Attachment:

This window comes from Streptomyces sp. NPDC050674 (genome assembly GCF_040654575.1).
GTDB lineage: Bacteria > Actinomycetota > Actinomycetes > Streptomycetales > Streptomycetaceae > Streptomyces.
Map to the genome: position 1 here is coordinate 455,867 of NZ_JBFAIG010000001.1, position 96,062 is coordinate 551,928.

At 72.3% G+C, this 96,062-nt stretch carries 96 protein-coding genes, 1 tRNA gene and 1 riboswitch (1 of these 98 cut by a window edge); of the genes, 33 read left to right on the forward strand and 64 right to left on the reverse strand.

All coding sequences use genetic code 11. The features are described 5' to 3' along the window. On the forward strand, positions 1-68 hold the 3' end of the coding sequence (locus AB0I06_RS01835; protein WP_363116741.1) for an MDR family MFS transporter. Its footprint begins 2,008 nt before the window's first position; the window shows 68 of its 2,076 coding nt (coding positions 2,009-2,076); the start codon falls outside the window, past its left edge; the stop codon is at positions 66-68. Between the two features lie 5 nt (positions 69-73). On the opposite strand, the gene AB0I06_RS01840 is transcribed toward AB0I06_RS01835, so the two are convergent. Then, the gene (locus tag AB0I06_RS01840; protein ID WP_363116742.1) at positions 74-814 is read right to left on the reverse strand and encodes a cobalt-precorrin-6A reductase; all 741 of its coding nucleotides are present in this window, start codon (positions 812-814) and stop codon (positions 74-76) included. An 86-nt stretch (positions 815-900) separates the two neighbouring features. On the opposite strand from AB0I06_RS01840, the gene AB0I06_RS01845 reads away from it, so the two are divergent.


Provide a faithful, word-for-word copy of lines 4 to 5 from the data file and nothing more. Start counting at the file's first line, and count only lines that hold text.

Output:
At 72.3% G+C, this 96,062-nt stretch carries 96 protein-coding genes, 1 tRNA gene and 1 riboswitch (1 of these 98 cut by a window edge); of the genes, 33 read left to right on the forward strand and 64 right to left on the reverse strand.

All coding sequences use genetic code 11. The features are described 5' to 3' along the window. On the forward strand, positions 1-68 hold the 3' end of the coding sequence (locus AB0I06_RS01835; protein WP_363116741.1) for an MDR family MFS transporter. Its footprint begins 2,008 nt before the window's first position; the window shows 68 of its 2,076 coding nt (coding positions 2,009-2,076); the start codon falls outside the window, past its left edge; the stop codon is at positions 66-68. Between the two features lie 5 nt (positions 69-73). On the opposite strand, the gene AB0I06_RS01840 is transcribed toward AB0I06_RS01835, so the two are convergent. Then, the gene (locus tag AB0I06_RS01840; protein ID WP_363116742.1) at positions 74-814 is read right to left on the reverse strand and encodes a cobalt-precorrin-6A reductase; all 741 of its coding nucleotides are present in this window, start codon (positions 812-814) and stop codon (positions 74-76) included. An 86-nt stretch (positions 815-900) separates the two neighbouring features. On the opposite strand from AB0I06_RS01840, the gene AB0I06_RS01845 reads away from it, so the two are divergent.